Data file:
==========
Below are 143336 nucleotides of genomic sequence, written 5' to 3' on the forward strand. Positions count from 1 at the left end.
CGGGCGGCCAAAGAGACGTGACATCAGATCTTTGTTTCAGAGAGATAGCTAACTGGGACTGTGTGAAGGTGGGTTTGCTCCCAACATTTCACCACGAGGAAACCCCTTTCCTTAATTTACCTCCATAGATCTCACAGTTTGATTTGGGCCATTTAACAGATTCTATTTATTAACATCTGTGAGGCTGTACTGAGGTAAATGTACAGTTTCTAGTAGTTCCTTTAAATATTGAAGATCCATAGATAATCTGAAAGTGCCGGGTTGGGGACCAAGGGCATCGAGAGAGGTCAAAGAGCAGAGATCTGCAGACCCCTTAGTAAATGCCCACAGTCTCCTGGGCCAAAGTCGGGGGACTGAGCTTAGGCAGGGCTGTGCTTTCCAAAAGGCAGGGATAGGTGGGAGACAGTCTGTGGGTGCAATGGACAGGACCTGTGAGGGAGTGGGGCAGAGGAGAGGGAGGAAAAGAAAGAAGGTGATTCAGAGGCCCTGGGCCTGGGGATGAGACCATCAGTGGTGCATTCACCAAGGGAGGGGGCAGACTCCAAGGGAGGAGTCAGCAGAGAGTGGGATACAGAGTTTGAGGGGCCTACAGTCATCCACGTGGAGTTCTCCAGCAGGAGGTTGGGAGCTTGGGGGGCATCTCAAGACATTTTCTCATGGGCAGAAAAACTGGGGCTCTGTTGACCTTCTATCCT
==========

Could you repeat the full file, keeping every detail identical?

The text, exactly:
Below are 143336 nucleotides of genomic sequence, written 5' to 3' on the forward strand. Positions count from 1 at the left end.
CGGGCGGCCAAAGAGACGTGACATCAGATCTTTGTTTCAGAGAGATAGCTAACTGGGACTGTGTGAAGGTGGGTTTGCTCCCAACATTTCACCACGAGGAAACCCCTTTCCTTAATTTACCTCCATAGATCTCACAGTTTGATTTGGGCCATTTAACAGATTCTATTTATTAACATCTGTGAGGCTGTACTGAGGTAAATGTACAGTTTCTAGTAGTTCCTTTAAATATTGAAGATCCATAGATAATCTGAAAGTGCCGGGTTGGGGACCAAGGGCATCGAGAGAGGTCAAAGAGCAGAGATCTGCAGACCCCTTAGTAAATGCCCACAGTCTCCTGGGCCAAAGTCGGGGGACTGAGCTTAGGCAGGGCTGTGCTTTCCAAAAGGCAGGGATAGGTGGGAGACAGTCTGTGGGTGCAATGGACAGGACCTGTGAGGGAGTGGGGCAGAGGAGAGGGAGGAAAAGAAAGAAGGTGATTCAGAGGCCCTGGGCCTGGGGATGAGACCATCAGTGGTGCATTCACCAAGGGAGGGGGCAGACTCCAAGGGAGGAGTCAGCAGAGAGTGGGATACAGAGTTTGAGGGGCCTACAGTCATCCACGTGGAGTTCTCCAGCAGGAGGTTGGGAGCTTGGGGGGCATCTCAAGACATTTTCTCATGGGCAGAAAAACTGGGGCTCTGTTGACCTTCTATCCT